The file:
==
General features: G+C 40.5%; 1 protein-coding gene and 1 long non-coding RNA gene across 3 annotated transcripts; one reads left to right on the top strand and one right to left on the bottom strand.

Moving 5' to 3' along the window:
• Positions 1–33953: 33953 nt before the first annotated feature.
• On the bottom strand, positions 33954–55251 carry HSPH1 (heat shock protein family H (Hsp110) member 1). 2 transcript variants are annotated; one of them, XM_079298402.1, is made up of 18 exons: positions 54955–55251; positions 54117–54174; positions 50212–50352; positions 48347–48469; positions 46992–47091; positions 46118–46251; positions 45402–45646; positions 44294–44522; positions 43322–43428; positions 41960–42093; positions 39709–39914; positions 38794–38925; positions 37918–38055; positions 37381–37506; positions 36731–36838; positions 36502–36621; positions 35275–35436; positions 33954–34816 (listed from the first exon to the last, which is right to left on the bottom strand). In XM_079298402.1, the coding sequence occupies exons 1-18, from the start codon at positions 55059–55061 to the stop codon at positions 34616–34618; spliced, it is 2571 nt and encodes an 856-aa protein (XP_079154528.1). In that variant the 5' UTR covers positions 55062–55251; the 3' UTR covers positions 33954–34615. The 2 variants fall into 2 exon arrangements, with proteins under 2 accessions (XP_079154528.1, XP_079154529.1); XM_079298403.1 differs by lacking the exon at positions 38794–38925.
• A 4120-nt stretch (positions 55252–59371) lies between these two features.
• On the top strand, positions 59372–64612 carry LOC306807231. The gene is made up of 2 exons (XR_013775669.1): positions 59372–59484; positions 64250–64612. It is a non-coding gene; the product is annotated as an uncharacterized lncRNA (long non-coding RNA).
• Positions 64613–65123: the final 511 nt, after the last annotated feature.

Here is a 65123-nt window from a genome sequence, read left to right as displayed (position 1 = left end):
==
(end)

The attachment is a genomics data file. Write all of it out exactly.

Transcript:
General features: G+C 40.5%; 1 protein-coding gene and 1 long non-coding RNA gene across 3 annotated transcripts; one reads left to right on the top strand and one right to left on the bottom strand.

Moving 5' to 3' along the window:
• Positions 1–33953: 33953 nt before the first annotated feature.
• On the bottom strand, positions 33954–55251 carry HSPH1 (heat shock protein family H (Hsp110) member 1). 2 transcript variants are annotated; one of them, XM_079298402.1, is made up of 18 exons: positions 54955–55251; positions 54117–54174; positions 50212–50352; positions 48347–48469; positions 46992–47091; positions 46118–46251; positions 45402–45646; positions 44294–44522; positions 43322–43428; positions 41960–42093; positions 39709–39914; positions 38794–38925; positions 37918–38055; positions 37381–37506; positions 36731–36838; positions 36502–36621; positions 35275–35436; positions 33954–34816 (listed from the first exon to the last, which is right to left on the bottom strand). In XM_079298402.1, the coding sequence occupies exons 1-18, from the start codon at positions 55059–55061 to the stop codon at positions 34616–34618; spliced, it is 2571 nt and encodes an 856-aa protein (XP_079154528.1). In that variant the 5' UTR covers positions 55062–55251; the 3' UTR covers positions 33954–34615. The 2 variants fall into 2 exon arrangements, with proteins under 2 accessions (XP_079154528.1, XP_079154529.1); XM_079298403.1 differs by lacking the exon at positions 38794–38925.
• A 4120-nt stretch (positions 55252–59371) lies between these two features.
• On the top strand, positions 59372–64612 carry LOC306807231. The gene is made up of 2 exons (XR_013775669.1): positions 59372–59484; positions 64250–64612. It is a non-coding gene; the product is annotated as an uncharacterized lncRNA (long non-coding RNA).
• Positions 64613–65123: the final 511 nt, after the last annotated feature.

Here is a 65123-nt window from a genome sequence, read left to right as displayed (position 1 = left end):